CNS PHOTO | BOB ROLLER
John Garvey became president of The Catholic University of America last year.
WASHINGTON - The new president of the Catholic University of America has called for a rebirth in Catholic intellectual life, a rebirth that is rooted in virtue.
"As Pope Benedict said at this university in 2008, 'This is a place to encounter the living God. . . . This relationship elicits a desire to grow in the knowledge and understanding of Christ and his teaching,'" John Garvey said in a recent address.
"The Catholic University is a university - a community of scholars united in a common effort to find goodness, truth and beauty," said Garvey, 62, who was dean of Boston College's Law School when he was appointed to his new post.
"The intellectual life, like the acquisition of virtue, is a communal, not a solitary, undertaking. We learn from each other," he continued.
"The intellectual culture we create is the product of our collective effort. A Catholic intellectual culture will be something both distinctive and wonderful if we bring the right people into the conversation and if we work really hard at it."
Garvey, who is Catholic University's third lay president, also talked about the secular concept of a conflict between faith and reason.
"The story of this war is so familiar that we often redescribe the conflict of faith and reason as a conflict of religion and science," he said. "And the challenge for Catholic universities is finding a place for Bibles and papal decrees between our telescopes and microscopes."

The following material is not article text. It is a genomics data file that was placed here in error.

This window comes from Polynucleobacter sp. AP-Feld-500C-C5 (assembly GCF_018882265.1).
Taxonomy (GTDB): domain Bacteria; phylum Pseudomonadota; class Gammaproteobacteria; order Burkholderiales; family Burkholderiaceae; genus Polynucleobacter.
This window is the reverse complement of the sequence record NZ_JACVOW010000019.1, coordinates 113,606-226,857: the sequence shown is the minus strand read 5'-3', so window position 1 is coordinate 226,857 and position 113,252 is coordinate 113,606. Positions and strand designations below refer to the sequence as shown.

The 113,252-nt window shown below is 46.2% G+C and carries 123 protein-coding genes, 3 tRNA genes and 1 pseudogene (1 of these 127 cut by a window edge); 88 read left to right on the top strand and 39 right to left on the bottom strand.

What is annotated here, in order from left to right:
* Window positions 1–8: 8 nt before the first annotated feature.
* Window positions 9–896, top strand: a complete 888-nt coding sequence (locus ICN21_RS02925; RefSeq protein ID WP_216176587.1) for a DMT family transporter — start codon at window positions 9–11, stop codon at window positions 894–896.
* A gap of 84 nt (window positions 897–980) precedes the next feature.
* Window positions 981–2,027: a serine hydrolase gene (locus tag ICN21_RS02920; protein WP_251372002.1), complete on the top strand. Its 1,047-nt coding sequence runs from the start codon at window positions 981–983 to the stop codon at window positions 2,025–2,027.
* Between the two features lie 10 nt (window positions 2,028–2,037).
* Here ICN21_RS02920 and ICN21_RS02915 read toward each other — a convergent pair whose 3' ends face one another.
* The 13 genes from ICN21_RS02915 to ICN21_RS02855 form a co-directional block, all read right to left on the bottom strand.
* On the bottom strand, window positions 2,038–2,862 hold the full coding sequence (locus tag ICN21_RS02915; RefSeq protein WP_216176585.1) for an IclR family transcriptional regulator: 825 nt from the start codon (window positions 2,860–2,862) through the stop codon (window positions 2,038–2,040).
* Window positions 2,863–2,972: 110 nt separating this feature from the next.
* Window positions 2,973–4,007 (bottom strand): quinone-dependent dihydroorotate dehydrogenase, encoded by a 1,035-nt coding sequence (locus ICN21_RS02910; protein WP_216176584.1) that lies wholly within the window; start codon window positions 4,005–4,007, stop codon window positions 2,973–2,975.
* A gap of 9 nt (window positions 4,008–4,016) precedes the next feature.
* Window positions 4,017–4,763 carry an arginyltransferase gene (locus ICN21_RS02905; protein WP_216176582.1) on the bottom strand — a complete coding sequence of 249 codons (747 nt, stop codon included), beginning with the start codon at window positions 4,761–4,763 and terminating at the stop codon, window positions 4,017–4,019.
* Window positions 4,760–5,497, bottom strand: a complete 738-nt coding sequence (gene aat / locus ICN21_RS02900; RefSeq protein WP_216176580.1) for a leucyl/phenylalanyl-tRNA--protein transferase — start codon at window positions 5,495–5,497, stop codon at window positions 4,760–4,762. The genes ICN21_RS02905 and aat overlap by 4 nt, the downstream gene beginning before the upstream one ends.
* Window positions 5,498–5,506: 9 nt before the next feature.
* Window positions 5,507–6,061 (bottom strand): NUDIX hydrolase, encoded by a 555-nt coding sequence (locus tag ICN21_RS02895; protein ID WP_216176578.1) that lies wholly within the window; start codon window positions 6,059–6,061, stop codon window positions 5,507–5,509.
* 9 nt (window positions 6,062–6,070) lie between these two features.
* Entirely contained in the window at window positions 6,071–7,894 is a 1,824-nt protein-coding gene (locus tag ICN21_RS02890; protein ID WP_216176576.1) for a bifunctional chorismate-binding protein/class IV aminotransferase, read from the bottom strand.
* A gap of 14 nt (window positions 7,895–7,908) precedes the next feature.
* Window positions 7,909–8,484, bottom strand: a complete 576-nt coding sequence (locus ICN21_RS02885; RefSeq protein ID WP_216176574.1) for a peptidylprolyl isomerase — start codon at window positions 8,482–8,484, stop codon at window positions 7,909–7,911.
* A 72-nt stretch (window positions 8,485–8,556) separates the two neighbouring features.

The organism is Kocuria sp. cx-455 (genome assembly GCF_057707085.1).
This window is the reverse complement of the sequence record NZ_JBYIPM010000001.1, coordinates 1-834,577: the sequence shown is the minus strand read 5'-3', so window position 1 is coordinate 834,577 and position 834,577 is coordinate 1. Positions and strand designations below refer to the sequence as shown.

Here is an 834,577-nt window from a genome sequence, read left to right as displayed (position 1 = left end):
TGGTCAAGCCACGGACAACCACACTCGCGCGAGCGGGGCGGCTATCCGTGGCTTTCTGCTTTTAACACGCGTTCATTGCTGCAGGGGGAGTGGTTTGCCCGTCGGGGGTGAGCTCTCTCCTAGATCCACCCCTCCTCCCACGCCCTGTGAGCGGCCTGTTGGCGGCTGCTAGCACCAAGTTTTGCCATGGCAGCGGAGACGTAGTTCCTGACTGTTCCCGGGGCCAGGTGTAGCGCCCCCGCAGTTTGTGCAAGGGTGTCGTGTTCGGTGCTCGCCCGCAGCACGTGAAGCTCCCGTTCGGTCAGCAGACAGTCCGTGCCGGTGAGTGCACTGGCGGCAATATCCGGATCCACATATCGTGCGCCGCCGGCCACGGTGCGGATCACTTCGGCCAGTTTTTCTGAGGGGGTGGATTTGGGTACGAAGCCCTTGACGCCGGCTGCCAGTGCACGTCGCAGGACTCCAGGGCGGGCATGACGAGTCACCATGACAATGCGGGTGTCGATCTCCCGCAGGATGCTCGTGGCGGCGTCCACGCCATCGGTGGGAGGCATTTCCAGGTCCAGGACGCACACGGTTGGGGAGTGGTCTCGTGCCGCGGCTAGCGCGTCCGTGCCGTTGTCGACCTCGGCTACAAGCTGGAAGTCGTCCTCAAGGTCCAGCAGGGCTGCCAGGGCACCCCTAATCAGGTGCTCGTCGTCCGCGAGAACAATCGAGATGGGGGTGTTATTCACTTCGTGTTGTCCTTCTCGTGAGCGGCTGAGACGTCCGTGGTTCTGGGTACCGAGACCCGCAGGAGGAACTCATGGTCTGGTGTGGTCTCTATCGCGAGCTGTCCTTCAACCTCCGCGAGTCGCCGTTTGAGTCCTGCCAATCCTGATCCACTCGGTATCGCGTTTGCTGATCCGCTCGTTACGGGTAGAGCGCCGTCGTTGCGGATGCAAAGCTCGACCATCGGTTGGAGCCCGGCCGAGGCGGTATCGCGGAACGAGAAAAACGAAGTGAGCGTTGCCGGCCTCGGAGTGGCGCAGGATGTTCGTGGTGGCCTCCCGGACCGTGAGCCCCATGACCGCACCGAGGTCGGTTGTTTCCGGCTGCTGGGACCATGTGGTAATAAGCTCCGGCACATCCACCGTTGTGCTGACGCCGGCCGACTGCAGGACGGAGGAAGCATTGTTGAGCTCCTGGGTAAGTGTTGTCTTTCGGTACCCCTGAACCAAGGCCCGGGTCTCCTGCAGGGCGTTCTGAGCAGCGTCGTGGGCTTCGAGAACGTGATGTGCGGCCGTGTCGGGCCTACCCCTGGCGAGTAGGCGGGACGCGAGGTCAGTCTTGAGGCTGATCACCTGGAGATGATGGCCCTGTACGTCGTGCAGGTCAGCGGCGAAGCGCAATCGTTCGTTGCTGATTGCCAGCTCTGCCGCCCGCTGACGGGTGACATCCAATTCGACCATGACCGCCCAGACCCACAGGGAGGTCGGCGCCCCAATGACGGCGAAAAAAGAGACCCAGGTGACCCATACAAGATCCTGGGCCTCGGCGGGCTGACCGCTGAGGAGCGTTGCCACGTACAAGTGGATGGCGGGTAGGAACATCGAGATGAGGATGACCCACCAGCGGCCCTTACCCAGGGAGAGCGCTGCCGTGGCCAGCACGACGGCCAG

One of the ways to counter that notion, he said, is to examine the role of virtue in intellectual and campus life.
"A Catholic university should be concerned with the formation of its students. Campus ministry, residence life, service opportunities, athletics and student activities are an integral part of our mission," Garvey said.
"The measure of our success is how our graduates live their daily lives: Do they pray and receive the sacraments; do they love the poor; do they observe the rest of the Beatitudes?"
These days, ethics classes are popular in secular universities, he said. But does that go far enough? he asked. He proposed that "we do not come to understand what is right, or good, or beautiful, through mental exercises conducted from an armchair."
He added, "We come to know virtue by seeing it, we learn from virtue by practising it, we become virtuous when our practice makes it habitual, a part of our character."
Garvey urged those in Catholic academic life to see how virtue guides the intellect.
"It's not the other way around. The particular goals we set for ourselves are illuminated by our character or moral orientation," he said. "In our efforts, Aristotle says, 'Virtue makes us aim at the right mark, and practical wisdom makes us take the right means.'"
He noted the pursuit of virtue can and should be applied to any field of study - not just philosophy or the law, but the social sciences, music, art or architecture as well.
Lastly, he addressed the role of the Catholic university's unique contribution to the acquisition of virtue.
"We learn it better as members of a group," he said. "We deliver one message about materialism, sex, self-sacrifice and alcohol; our children see another in (the world).
"Our lesson gains credibility if the children see a community of people they know and admire living it."